RAS proteins are guanosine nucleotide-bound proteins which cycle between an active GTP-bound and an inactive GDP-bound conformation (Fig. 1). They are key molecules in an evolutionary conserved intracellular signal transduction pathway, called the RAS-MAPK (mitogen activated protein kinase) pathway. Mitogen activated protein (MAP) kinases are proteins that phosphorylate (activate) other proteins as a response to extracellular stimuli (mitogens) and regulate various cellular activities, such as gene expression, mitosis, differentiation, and cell survival/apoptosis (programmed cell death). In the MAPK pathway we find three kinases which sequentially activate each other by phosphorylation of serine/threonine residues. Although several MAPK pathways are known, only the extracellular signal-regulated kinase (ERK) pathway will be discussed here. This pathway is activated by binding of a growth factor (“mitogen”) to a specific receptor (tyrosine kinase type receptor). This causes dimerization of two receptor molecules and activation of their kinase function. Different intracellular proteins (adapter proteins) can bind to the intracytoplasmic portion of these receptors and will activate guanosine nucleotide exchange factors (GEFs) like SOS1. These GEFs then activate membrane-bound RAS by catalyzing exchange of GDP bound to RAS for GTP. RAS-GTP can activate several different signalling molecules of which RAF (MAPKKK=MAPkinasekinasekinase) is the most important for this review. Activated RAF-proteins phosphorylate and activate MEK (MAPKK= MAPkinasekinase), which in turn phosphorylates and activates ERK (=MAPKinase). ERK has more than 70 known substrates, of which include nuclear transcription factors and signalling proteins. The result of signalling through this pathway is a change in the pattern of gene expression which may cause cell proliferation, promote cell survival or control cell differentiation. Signalling through this cascade is terminated when GTP is hydrolyzed to GDP by GTP-ase activating proteins (GAPs), like neurofibromin, the protein product of NF1, or p120 GAP (mutated in capillary malformation-arteriovenous malformation syndrome [13]). RAS-MAPK signalling was reviewed recently [27] as well as RAS GDP-GTP cycling [12, 50]. An overview of the RAS-MAPK pathway and associated syndromes is given in Fig. 1.

RAS genes are proto-oncogenes which are mutated in about 30% of human cancers, most frequently in adenocarcinomas of the pancreas, the colon and the lung, in thyroid cancer and in myeloid leukaemia. RAS proteins in cancer cells are frequently mutated at amino acids G12, G13 and Q61. These mutations impair the GTP-hydrolysis of RAS proteins which results in the accumulation of active GTP-bound RAS and constant activation of downstream proteins of the RAS-MAPK pathway [4]. This leads to continuous proliferation of cells even in the absence of growth factors. The protein immediately downstream of RAS—RAF—is also a proto-oncogene. It has three isoforms of which BRAF is the most effective in activation of the MAPK pathway. The gene coding for BRAF is mutated in 7% of human cancers, most frequently malignant melanoma, thyroid, colon and ovarian carcinomas [15].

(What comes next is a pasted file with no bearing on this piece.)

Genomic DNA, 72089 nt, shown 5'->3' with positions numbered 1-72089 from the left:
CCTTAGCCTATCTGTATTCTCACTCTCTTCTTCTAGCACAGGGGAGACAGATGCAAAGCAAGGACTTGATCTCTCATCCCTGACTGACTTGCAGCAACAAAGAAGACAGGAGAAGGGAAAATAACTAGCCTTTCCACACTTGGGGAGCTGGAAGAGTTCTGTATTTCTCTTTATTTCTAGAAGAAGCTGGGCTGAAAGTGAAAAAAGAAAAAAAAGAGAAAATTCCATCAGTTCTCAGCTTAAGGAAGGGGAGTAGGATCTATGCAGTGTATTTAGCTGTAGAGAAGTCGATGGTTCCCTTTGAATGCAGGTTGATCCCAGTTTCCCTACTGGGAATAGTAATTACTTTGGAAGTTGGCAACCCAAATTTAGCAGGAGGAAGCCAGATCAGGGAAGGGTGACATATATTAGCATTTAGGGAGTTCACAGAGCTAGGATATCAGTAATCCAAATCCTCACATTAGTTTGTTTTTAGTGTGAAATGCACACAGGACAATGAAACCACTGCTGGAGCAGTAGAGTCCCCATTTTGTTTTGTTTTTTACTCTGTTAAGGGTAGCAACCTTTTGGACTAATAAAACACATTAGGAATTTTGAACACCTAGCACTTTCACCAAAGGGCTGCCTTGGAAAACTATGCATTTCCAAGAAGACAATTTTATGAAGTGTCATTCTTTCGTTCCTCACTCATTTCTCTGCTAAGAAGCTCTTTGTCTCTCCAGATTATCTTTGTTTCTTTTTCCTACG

Neurofibromatosis type 1 (OMIM 162200)

Neurofibromatis type 1 (NF1) is an autosomal dominant condition characterized by pigmentation abnormalities of the skin (café-au-lait macules, freckling in armpits and groins) (Fig. 2a), Lisch nodules in the iris, and learning and behavioural problems. There is a predisposition for the development of tumours of the peripheral nerves such as benign neurofibromas and malignant peripheral nerve sheet tumours (MPNST). Rhabdomyosarcoma occurs at an increased frequency in children with NF1. In rare situations juvenile myelomonocytic leukaemia (JMML), a myeloproliferative disorder with a severe and often lethal course, is observed. The NF1 protein (neurofibromin) (Fig. 1) is a large protein with multiple functional domains. One important domain is the GAP related domain which regulates RAS by stimulation of its conversion to the inactive GDP-bound form. NF1 mutations disturb this GAP activity of the protein resulting in more active RAS and increased signalling through the RAS-MAPK pathway. NF1 related tumours originate as a result of an acquired inactivation of the only normal NF1 copy in an NF1 patient (Knudsons second hit), and therefore the NF1 gene is a tumour suppressor gene [31, 35, 36]. Somatic NRAS or KRAS mutations are responsible for approximately 25% of sporadic cases of JMML [24], while in NF1 patients loss of the normal copy of the NF1 gene is found [44]. Some NF1 patients also have features of Noonan syndrome and “neurofibromatosis-Noonan syndrome” has been described as a separate entity [9], but NF1 gene mutations represent the major molecular event underlying neurofibromatosis-Noonan syndrome [9].